Is the gay marriage push a demand that I accept homosexuality as legitimate?
Gay marriage advocates argue that this is an equal rights issue. But what is it that a married hetero couple can "do" that an unmarried gay couple cannot "do"? Under current law, gays can commit themselves to one another... they can live together... what can't they do that married people can do? Nothing, as far as I can tell.
So why is it so important for these gay (and lesbian) couples flocking to San Francisco to be able to hold up an "official" marriage certificate after their one-minute wedding? I surmise that it's about validation: gay and lesbian marriage is about their relationship being recognized precisely as a marriage.
But my question is this: why am I being forced to acknowledge gay relationship as marriage? That is, after all, what marriage is: a political (i.e. public, on behalf of the people) stamp of recognition.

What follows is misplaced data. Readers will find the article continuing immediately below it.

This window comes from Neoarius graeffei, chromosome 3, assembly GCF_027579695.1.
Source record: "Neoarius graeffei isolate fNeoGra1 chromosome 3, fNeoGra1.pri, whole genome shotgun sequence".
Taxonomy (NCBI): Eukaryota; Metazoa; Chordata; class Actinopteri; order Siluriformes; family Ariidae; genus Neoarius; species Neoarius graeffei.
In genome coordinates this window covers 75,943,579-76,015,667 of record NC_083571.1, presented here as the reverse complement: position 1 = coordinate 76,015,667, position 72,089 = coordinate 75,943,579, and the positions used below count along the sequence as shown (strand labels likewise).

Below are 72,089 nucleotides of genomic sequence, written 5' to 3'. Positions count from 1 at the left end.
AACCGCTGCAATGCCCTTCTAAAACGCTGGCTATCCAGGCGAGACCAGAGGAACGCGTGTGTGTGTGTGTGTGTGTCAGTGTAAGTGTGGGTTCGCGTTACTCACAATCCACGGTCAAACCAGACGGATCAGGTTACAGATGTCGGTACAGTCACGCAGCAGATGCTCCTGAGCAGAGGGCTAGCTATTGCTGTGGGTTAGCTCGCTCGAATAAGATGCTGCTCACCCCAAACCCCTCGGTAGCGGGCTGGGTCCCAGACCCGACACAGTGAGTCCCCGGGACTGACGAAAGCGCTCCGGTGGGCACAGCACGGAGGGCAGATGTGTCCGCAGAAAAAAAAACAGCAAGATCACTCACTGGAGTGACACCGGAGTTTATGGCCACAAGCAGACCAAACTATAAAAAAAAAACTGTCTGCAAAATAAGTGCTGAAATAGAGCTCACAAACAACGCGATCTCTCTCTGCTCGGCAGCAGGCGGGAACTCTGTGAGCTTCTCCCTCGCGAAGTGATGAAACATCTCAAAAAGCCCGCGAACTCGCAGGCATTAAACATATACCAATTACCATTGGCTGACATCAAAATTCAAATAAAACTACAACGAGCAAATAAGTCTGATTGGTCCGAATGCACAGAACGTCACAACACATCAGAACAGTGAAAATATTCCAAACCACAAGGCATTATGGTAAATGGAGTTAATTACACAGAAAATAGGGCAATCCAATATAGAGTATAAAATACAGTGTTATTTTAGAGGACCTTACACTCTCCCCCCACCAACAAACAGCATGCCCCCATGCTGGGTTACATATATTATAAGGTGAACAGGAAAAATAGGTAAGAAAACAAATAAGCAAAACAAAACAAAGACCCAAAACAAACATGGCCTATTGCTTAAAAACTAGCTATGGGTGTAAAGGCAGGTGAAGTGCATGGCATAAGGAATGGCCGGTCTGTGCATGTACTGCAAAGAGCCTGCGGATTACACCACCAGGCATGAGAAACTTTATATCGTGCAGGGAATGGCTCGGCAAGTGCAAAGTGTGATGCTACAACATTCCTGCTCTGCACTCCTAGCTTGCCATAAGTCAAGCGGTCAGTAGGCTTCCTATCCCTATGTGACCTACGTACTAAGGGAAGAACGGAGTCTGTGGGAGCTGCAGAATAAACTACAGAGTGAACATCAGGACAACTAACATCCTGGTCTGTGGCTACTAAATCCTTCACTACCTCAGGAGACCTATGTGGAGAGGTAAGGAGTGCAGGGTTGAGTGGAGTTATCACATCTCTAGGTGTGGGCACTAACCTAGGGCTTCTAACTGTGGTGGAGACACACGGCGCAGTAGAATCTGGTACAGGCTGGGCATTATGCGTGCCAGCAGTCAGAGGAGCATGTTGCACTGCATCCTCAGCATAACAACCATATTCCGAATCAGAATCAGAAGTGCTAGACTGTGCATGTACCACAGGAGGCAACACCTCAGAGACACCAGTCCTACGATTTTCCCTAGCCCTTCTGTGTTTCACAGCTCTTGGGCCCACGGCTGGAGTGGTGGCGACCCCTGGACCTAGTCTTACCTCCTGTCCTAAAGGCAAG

Hence, my conclusion: in many ways (albeit not for all those involved), gay marriage is about forcing the body-politic to recognize homosexual unions as legitimate.
Update: Occasional commentor Madeline comments that civil marriage is a civil right, and as such, cannot be denied to some but not to others.
My question for her and others: what exactly does the right to marry mean? How do you prove that a man has a right to marry another man? It's clearly not self-evident, and hence it must be rationally demonstrable; so... can anyone use a rational argument to prove that a man has the right to marry another man? NB: don't beg the question -- don't assert that anyone has the right to marry anyone, because that's precisely the point I'd like to see demonstrated. All of our rights are rationally verifiable... I'd like to see the rational verification of the right to marry someone of the same sex.